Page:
Occupational Safety and Health Administration (OSHA), Department of Labor.
Proposed rule; notice of informal public hearings.
OSHA is scheduling informal public hearings on the proposed rule on general working conditions in shipyard employment.
Informal public hearings: The hearings will begin at 9:30 a.m., on the following dates:
- September 9, 2008, in Washington, DC; and
- October 21, 2008, in Seattle, WA.
If necessary, the hearing will continue at the same time on subsequent days at each location.
Notice of intention to appear at the hearing: Interested persons who intend to present testimony or question witnesses at either the Washington, DC, or Seattle, WA, hearing must submit (transmit, send, postmark, deliver) a notice of their intention to do so by July 18, 2008.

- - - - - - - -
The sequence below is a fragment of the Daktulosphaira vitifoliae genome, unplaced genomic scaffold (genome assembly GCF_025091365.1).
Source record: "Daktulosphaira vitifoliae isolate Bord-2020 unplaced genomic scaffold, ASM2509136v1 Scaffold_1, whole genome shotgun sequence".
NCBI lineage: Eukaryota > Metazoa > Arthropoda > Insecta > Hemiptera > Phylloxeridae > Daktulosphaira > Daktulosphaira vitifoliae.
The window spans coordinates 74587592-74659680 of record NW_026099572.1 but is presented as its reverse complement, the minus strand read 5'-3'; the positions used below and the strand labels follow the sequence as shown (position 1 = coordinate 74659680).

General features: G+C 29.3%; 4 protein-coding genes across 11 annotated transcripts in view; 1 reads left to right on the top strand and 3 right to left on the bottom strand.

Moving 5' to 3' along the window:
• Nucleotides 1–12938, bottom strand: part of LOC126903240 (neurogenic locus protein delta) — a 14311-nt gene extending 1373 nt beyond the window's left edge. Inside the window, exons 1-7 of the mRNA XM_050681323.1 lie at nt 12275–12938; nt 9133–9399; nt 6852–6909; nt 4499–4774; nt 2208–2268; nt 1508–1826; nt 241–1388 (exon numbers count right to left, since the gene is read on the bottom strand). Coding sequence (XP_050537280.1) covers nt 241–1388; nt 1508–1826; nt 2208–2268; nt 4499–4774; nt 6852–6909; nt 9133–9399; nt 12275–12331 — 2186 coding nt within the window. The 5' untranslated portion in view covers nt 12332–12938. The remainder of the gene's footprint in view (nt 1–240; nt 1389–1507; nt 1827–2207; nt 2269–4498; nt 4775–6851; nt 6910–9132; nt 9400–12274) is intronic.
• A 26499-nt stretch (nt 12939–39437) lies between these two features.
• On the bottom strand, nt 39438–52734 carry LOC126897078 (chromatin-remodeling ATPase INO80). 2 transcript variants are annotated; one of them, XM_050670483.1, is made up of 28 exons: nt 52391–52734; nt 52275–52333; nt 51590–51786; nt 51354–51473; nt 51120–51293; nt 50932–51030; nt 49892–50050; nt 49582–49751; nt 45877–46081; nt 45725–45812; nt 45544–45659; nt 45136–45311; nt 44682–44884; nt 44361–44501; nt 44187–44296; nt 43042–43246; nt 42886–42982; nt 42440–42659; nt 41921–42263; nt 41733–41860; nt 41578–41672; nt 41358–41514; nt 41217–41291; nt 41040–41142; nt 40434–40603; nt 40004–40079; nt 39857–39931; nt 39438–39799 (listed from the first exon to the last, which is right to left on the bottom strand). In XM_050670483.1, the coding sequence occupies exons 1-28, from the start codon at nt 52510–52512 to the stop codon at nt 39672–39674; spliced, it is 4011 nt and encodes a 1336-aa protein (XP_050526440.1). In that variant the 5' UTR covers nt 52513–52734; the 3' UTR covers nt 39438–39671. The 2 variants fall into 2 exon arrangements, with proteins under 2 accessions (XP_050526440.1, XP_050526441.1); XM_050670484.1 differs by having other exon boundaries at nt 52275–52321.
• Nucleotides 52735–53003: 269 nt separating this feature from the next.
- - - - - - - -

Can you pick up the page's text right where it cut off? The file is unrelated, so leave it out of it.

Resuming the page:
Hearing testimony and documentary evidence: Interested persons who request more than 10 minutes to present testimony or who intend to submit documentary evidence at the hearing must submit (transmit, send, postmark, deliver) the full text of their testimony and all documentary evidence by August 8, 2008.
Informal public hearings: The Washington, DC, hearing will be held in the auditorium of the U.S. Department of Labor, 200 Constitution Avenue, NW., Washington, DC 20210. OSHA will announce the address of the Seattle, WA, hearing in a later Federal Register document.
Notice of intention to appear, hearing testimony and documentary evidence: You may submit (transmit, send, postmark, deliver) your notice of intention to appear, hearing testimony, and documentary evidence, identified by docket number OSHA-S049-2006-0675, by any of the following methods:
- Federal eRulemaking Portal: http://www.regulations.gov. Follow the instructions online for electronically submitting materials, including attachments;
- Fax: If your written submission does not exceed 10 pages, including attachments, you may fax it to the OSHA Docket Office at (202) 693-1648; or